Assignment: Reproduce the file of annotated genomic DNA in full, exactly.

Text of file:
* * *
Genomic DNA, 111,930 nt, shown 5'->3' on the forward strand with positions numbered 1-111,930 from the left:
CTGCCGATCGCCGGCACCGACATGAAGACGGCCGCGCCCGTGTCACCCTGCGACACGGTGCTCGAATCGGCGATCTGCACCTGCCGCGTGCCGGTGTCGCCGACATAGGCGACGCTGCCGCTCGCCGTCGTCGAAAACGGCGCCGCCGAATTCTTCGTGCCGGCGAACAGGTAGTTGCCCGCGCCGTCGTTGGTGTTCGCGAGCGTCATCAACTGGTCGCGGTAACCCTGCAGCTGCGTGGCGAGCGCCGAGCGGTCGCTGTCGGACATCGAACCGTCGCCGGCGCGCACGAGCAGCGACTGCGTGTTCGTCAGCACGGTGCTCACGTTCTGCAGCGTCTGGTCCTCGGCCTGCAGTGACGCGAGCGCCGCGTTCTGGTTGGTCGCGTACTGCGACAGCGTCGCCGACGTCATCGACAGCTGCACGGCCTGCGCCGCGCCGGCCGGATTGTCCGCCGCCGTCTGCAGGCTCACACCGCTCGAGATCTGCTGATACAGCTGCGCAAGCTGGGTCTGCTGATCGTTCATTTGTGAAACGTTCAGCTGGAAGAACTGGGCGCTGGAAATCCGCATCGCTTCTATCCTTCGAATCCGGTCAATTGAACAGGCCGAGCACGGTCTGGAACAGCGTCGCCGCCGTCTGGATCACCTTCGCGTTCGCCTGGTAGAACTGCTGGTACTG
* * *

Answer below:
Genomic DNA, 111,930 nt, shown 5'->3' on the forward strand with positions numbered 1-111,930 from the left:
CTGCCGATCGCCGGCACCGACATGAAGACGGCCGCGCCCGTGTCACCCTGCGACACGGTGCTCGAATCGGCGATCTGCACCTGCCGCGTGCCGGTGTCGCCGACATAGGCGACGCTGCCGCTCGCCGTCGTCGAAAACGGCGCCGCCGAATTCTTCGTGCCGGCGAACAGGTAGTTGCCCGCGCCGTCGTTGGTGTTCGCGAGCGTCATCAACTGGTCGCGGTAACCCTGCAGCTGCGTGGCGAGCGCCGAGCGGTCGCTGTCGGACATCGAACCGTCGCCGGCGCGCACGAGCAGCGACTGCGTGTTCGTCAGCACGGTGCTCACGTTCTGCAGCGTCTGGTCCTCGGCCTGCAGTGACGCGAGCGCCGCGTTCTGGTTGGTCGCGTACTGCGACAGCGTCGCCGACGTCATCGACAGCTGCACGGCCTGCGCCGCGCCGGCCGGATTGTCCGCCGCCGTCTGCAGGCTCACACCGCTCGAGATCTGCTGATACAGCTGCGCAAGCTGGGTCTGCTGATCGTTCATTTGTGAAACGTTCAGCTGGAAGAACTGGGCGCTGGAAATCCGCATCGCTTCTATCCTTCGAATCCGGTCAATTGAACAGGCCGAGCACGGTCTGGAACAGCGTCGCCGCCGTCTGGATCACCTTCGCGTTCGCCTGGTAGAACTGCTGGTACTG